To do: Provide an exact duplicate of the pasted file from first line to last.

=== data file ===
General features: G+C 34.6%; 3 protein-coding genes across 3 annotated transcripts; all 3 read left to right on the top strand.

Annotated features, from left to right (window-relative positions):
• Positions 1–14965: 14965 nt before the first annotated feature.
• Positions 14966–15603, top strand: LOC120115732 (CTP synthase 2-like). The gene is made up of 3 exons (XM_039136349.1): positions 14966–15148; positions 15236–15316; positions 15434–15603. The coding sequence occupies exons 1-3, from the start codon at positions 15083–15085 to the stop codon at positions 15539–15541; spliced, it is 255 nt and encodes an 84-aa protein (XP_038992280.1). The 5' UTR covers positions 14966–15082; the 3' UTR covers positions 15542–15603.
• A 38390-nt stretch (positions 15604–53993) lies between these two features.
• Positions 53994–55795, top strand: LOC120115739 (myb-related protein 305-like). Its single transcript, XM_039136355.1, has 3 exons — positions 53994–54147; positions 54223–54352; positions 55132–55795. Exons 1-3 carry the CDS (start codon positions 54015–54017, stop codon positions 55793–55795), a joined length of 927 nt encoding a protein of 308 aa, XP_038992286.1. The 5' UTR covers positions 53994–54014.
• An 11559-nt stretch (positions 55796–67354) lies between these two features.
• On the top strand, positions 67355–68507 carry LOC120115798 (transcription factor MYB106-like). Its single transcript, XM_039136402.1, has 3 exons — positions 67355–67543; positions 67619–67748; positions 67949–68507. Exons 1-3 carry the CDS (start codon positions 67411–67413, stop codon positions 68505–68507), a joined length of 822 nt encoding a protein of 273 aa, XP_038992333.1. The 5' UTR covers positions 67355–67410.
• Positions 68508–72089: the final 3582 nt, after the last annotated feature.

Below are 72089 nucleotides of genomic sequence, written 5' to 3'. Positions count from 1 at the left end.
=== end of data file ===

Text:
General features: G+C 34.6%; 3 protein-coding genes across 3 annotated transcripts; all 3 read left to right on the top strand.

Annotated features, from left to right (window-relative positions):
• Positions 1–14965: 14965 nt before the first annotated feature.
• Positions 14966–15603, top strand: LOC120115732 (CTP synthase 2-like). The gene is made up of 3 exons (XM_039136349.1): positions 14966–15148; positions 15236–15316; positions 15434–15603. The coding sequence occupies exons 1-3, from the start codon at positions 15083–15085 to the stop codon at positions 15539–15541; spliced, it is 255 nt and encodes an 84-aa protein (XP_038992280.1). The 5' UTR covers positions 14966–15082; the 3' UTR covers positions 15542–15603.
• A 38390-nt stretch (positions 15604–53993) lies between these two features.
• Positions 53994–55795, top strand: LOC120115739 (myb-related protein 305-like). Its single transcript, XM_039136355.1, has 3 exons — positions 53994–54147; positions 54223–54352; positions 55132–55795. Exons 1-3 carry the CDS (start codon positions 54015–54017, stop codon positions 55793–55795), a joined length of 927 nt encoding a protein of 308 aa, XP_038992286.1. The 5' UTR covers positions 53994–54014.
• An 11559-nt stretch (positions 55796–67354) lies between these two features.
• On the top strand, positions 67355–68507 carry LOC120115798 (transcription factor MYB106-like). Its single transcript, XM_039136402.1, has 3 exons — positions 67355–67543; positions 67619–67748; positions 67949–68507. Exons 1-3 carry the CDS (start codon positions 67411–67413, stop codon positions 68505–68507), a joined length of 822 nt encoding a protein of 273 aa, XP_038992333.1. The 5' UTR covers positions 67355–67410.
• Positions 68508–72089: the final 3582 nt, after the last annotated feature.

Below are 72089 nucleotides of genomic sequence, written 5' to 3'. Positions count from 1 at the left end.